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Alston and Buie help WVU bolt to fast start

MORGANTOWN - With 6:25 left in what's the last Marshall-West Virginia meeting for the immediate future, a message flashed onto the Milan Puskar Stadium scoreboard.

"The national weather service," it said, "has advised of a threat of severe weather to the stadium."

Last season, of course, this game didn't go four quarters because of lightning strikes. Unfortunately for Marshall, this one did.

Marshall was absolutely thunderstruck by the Mountaineers. By a whopping 69-34 count. West Virginia proved, at least on Saturday, before 59,120, it is worthy of its No. 11 ranking and the preseason hype. In its last two games, WVU's average victory is 69.5-33.5.

Geno Smith got off to a hot start in what should be a season-long Heisman Trophy campaign. He was an amazing 32-of-36 passing for 323 yards and four touchdowns with no interceptions. Tavon Austin was Tavon Austin.

And, as a bonus for Mountaineer fans, there were a couple of pleasant surprises.

First, there was the physical play from the home team. All knew the offense would be electric, but there were hard WVU hits from game's beginning to end. Early, Josh Francis blew up a screen play. Late, there was tailback Andrew Buie - 5-foot-9, 188-pound Andrew Buie - putting 224-pound linebacker MU Cortez Carter on his back.

"We wanted to be more physical," coach Dana Holgorsen said afterward.

Mission accomplished.

The team's most pleasant surprise offensively, however, came in a 5-11, 236-pound package. Tailback Shawne Alston absolutely threw Marshall for a loop with his punishing style for 123 yards on 16 carries (a 7.7 yard average) with two touchdowns.

We'd been hearing raves about Alston, but last season he had just 416 net yards in 11 games. That's not exactly how one sets up a Heisman run.

Something, however, has happened. Alston is now a serious threat.

"In the [Orange] bowl game, when Dustin [Garrison] went down, I put Shawne in and he took advantage of his opportunity," Holgorsen said. "We all know he was hurt last year and we didn't have him in the spring and he got better as the year went on. Then, in the off-season, he got himself in shape. He's healthy and feels good and is a leader.

"He thinks he's the boss of the locker room. Which he probably is."

"I definitely think I'm the baddest guy on the field," Alston said. "That's not a cocky thing, but a confidence thing."

He certainly was one bad man on Saturday. And that's one good thing for WVU. We know of the Mountaineer "Air Raid" attack. But now there's a ground attack. Mountaineer opponents will have something extra - as it they needed it - to concentrate on in defensive preparations.

"I think it's very important, especially for our passing game and Geno," Alston said. "If people want to back up for passing, me, Buie and Ryan Clarke are ready to go."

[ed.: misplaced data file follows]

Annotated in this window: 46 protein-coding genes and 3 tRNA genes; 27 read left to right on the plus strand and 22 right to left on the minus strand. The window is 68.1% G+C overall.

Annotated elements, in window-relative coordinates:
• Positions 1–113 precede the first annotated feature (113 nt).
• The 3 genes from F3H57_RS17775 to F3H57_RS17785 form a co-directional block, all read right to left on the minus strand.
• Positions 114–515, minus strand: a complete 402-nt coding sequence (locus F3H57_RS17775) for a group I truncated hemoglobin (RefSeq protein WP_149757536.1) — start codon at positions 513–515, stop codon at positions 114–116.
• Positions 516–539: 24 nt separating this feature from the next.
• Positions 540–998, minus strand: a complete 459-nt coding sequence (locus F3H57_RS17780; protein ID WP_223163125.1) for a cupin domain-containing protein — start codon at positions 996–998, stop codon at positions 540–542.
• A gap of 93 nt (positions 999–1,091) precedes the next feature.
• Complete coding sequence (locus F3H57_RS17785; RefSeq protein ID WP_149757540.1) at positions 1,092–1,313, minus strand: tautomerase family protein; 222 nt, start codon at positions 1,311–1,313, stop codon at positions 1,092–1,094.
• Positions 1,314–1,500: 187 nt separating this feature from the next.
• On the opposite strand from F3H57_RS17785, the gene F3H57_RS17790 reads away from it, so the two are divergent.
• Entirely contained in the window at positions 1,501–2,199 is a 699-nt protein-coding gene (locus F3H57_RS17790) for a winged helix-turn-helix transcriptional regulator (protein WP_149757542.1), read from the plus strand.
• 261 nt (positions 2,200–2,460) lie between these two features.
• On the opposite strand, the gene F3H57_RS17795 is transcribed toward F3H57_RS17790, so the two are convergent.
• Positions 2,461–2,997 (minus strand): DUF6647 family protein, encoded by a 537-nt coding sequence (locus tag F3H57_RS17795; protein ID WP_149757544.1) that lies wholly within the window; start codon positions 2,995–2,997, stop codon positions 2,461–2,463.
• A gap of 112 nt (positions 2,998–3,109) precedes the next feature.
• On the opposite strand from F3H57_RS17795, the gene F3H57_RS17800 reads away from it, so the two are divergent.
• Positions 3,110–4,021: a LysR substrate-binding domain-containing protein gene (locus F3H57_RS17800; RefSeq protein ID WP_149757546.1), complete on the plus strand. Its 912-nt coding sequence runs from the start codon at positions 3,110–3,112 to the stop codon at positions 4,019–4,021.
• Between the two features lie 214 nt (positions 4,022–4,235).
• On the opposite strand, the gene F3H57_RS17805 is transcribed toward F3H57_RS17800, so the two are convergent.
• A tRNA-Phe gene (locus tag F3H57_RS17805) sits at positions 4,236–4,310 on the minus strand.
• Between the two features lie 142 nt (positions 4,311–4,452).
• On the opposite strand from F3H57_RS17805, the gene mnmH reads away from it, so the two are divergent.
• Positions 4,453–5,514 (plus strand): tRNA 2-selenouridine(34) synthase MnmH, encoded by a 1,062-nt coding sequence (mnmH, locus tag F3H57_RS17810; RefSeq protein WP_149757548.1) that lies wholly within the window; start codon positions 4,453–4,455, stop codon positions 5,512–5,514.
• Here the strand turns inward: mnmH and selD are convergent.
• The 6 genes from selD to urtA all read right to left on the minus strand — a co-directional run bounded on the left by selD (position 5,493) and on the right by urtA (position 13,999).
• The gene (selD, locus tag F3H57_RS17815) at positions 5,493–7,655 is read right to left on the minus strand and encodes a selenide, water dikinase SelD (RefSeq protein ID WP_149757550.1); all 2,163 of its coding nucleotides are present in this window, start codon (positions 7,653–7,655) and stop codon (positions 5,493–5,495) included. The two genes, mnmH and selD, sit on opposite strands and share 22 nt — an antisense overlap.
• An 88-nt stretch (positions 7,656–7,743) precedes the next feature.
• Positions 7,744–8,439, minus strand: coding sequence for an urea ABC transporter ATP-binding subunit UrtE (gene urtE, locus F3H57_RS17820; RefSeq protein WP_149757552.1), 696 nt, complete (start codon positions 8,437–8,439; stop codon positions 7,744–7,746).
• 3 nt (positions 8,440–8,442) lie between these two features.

Alston said the surprise was external, but not internal.

"I think we opened some eyes to the people of the world," said the senior. "But those in our locker room, our coaches, knew what we were capable of."

"It's nice to have a guy like Shawne Alston, who's hard to tackle," Holgorsen said.

Yes, but it must be doubly nice to have a guy like Buie to back him up. With the No. 1 back from last year, Garrison, apparently headed for a redshirt because of injury, an effective reserve is crucial. (See Orange Bowl, Alston.)

And on Saturday, Buie likewise was impressive. He had 31 receiving yards. He had 80 rushing yards with a score. He averaged 13.3 yards per rush.

"He is a guy that plays reckless," Holgorsen said. "He plays so hard that sometimes I think he just closes his eyes and runs into people.

"He's becoming a better space guy. He's always been a try-hard effort guy. I probably should've given him the ball a little bit more."

Perhaps. Buie had his 80 yards on just six carries. But it's hard to complain when your team puts up 69 on an opponent. (Holgorsen, though, did just that in his postgame press conference, saying, "There's a whole bunch of things we have to work on." God bless coaches, eh?)

Buie was asked if he made a statement on Saturday.

"I guess a little," he said with a smile. "It felt good to get out there after a long summer. I felt we were a good one-two punch. We've just been practicing hard. We do have a chip on our shoulder because people downgrade our running game."

That's because last year, in the shortened game against Marshall, WVU had 42 rushing yards on 26 carries. Against Norfolk State, the Mountaineers had 102 on 33 carries. There was a 360-yard outburst against Bowling Green (on 46 carries), but also a 72-yard performance on 29 carries against Connecticut and a 70-yard performance against Syracuse. Against Cincinnati? Thirty-two yards on 32 carries.

WVU averaged 122.7 rushing yards per game last season. On Saturday, it had 331.

OK, so Marshall isn't Texas or Oklahoma. But now those Big 12 members have something else to study.

Which just could help WVU provide some more offensive strikes.

Reach Mitch Vingle at 304-348-4827, mitchvingle@wvgazette.com or follow him at twitter.com/MitchVingle.

 

 


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